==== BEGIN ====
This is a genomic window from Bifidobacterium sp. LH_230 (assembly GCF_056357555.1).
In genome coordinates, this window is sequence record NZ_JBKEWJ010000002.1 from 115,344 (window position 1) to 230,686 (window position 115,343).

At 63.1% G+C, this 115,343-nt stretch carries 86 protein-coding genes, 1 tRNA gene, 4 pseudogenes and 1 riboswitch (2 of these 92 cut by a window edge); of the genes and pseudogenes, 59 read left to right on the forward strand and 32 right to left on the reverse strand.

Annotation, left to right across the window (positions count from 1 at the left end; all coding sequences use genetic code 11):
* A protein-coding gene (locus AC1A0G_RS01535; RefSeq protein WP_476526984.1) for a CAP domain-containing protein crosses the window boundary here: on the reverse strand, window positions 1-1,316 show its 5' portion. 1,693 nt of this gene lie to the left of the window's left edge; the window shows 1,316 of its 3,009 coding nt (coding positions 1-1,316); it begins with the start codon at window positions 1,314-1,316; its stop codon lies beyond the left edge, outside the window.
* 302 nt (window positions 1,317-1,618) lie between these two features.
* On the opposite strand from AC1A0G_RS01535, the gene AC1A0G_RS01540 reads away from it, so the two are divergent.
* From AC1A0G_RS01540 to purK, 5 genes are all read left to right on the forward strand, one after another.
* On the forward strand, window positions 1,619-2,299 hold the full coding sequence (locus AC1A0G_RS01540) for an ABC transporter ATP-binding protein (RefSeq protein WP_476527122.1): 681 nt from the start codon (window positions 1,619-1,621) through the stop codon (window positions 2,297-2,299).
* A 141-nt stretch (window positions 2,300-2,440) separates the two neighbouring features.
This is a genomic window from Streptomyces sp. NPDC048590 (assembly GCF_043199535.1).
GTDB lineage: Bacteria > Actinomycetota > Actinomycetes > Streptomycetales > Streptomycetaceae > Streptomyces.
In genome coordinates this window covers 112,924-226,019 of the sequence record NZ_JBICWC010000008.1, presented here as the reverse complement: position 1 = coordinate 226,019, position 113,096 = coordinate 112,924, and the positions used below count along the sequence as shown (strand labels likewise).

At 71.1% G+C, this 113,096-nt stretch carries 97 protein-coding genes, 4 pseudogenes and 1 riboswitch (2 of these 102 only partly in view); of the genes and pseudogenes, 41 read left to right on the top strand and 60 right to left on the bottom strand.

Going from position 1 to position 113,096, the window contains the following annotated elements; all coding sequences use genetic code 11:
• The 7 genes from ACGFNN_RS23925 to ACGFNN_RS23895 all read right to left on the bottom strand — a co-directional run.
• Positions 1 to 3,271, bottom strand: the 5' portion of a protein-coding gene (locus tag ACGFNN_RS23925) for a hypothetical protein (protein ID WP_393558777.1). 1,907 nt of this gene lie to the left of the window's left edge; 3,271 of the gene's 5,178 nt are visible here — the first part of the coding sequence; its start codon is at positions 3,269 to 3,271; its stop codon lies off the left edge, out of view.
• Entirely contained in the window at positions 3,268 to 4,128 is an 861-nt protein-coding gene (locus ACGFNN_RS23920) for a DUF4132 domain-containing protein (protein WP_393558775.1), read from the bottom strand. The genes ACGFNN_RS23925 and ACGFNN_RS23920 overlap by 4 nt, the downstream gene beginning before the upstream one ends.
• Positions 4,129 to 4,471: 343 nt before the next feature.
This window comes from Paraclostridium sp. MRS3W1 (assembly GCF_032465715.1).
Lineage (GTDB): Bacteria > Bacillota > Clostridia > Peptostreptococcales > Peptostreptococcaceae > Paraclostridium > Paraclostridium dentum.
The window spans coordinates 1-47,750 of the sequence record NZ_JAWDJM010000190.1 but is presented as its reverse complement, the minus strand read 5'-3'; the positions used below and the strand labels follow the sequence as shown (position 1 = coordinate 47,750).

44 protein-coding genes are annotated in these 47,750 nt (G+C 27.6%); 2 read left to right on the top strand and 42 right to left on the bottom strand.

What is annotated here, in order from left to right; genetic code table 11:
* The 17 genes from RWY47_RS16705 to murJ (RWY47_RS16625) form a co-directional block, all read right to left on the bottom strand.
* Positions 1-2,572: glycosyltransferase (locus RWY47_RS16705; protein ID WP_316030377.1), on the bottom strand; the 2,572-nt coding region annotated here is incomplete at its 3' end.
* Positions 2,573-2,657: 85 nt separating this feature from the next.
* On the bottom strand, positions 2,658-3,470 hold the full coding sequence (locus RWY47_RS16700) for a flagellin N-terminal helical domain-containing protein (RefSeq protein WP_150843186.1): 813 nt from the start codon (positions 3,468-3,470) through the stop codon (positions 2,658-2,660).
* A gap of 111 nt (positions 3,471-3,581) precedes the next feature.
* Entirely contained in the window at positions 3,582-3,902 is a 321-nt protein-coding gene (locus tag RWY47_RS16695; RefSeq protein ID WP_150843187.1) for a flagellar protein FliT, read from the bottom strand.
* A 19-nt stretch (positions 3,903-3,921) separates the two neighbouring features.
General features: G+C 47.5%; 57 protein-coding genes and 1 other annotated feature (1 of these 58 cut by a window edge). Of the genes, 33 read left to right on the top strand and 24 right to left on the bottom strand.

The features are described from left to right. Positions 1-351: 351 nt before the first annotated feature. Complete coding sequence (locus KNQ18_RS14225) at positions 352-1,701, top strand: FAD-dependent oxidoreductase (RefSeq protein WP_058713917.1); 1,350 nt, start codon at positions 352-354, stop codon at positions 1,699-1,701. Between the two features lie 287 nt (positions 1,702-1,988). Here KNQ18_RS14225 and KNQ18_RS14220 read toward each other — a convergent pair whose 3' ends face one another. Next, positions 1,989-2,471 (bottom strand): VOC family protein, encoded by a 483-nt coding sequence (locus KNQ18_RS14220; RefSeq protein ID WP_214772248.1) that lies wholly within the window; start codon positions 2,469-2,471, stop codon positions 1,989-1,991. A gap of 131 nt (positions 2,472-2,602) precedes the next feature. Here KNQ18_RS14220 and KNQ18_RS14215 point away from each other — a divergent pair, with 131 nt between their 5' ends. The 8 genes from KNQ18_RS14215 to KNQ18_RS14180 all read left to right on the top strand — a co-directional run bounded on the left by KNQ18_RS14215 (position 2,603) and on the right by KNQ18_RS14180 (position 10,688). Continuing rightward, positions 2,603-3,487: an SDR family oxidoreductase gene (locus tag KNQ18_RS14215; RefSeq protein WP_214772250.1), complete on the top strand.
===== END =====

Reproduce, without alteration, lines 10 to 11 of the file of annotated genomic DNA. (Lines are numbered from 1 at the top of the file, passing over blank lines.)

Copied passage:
* A 141-nt stretch (window positions 2,300-2,440) separates the two neighbouring features.
This is a genomic window from Streptomyces sp. NPDC048590 (assembly GCF_043199535.1).